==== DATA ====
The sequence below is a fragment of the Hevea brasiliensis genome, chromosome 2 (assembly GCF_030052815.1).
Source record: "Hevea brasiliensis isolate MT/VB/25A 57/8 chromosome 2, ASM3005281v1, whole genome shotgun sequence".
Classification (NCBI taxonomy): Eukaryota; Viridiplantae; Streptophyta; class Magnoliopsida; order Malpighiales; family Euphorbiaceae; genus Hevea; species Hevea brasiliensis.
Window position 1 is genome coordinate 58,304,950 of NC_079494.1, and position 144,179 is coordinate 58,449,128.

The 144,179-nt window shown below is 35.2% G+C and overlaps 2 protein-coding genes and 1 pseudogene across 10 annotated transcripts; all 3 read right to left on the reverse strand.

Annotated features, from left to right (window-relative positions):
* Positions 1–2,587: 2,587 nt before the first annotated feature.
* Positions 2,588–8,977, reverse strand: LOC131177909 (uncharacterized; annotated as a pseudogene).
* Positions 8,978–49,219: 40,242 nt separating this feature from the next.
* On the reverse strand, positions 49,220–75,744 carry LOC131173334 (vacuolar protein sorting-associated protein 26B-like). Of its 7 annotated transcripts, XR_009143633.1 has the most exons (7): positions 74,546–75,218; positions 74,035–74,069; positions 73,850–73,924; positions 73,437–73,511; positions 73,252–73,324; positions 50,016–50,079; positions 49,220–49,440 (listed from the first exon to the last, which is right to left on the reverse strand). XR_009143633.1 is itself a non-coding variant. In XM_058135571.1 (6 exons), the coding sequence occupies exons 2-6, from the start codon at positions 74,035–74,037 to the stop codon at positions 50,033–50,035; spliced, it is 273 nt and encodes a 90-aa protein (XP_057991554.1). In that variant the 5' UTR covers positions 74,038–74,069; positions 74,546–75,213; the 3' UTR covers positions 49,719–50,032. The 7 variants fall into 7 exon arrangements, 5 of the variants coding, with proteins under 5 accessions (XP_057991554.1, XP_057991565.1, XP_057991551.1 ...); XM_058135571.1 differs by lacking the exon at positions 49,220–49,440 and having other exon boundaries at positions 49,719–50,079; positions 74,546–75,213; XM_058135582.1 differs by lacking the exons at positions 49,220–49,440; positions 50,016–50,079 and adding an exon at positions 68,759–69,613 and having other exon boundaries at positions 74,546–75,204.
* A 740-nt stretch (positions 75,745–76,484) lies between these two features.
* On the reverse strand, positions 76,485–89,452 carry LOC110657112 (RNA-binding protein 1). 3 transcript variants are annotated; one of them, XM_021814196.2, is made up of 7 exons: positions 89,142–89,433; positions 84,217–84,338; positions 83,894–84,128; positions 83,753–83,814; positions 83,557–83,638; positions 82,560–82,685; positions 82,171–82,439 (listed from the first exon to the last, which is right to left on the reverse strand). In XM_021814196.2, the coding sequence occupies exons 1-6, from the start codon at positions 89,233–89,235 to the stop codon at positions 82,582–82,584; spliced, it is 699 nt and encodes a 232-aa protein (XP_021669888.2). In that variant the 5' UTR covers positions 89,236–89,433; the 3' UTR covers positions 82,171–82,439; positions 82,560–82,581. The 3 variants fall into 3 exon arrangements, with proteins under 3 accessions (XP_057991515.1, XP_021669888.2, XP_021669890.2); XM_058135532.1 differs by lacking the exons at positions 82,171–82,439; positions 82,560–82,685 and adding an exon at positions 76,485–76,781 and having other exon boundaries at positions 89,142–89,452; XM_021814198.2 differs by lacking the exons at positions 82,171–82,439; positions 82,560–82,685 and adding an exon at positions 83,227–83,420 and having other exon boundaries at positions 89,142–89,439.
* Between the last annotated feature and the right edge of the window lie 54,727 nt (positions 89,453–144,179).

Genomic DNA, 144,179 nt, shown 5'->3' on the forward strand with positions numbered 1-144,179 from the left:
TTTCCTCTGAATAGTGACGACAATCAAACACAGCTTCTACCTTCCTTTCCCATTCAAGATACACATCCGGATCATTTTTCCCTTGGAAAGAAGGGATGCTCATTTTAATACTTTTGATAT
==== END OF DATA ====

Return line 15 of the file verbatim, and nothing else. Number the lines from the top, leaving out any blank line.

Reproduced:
TTTCCTCTGAATAGTGACGACAATCAAACACAGCTTCTACCTTCCTTTCCCATTCAAGATACACATCCGGATCATTTTTCCCTTGGAAAGAAGGGATGCTCATTTTAATACTTTTGATAT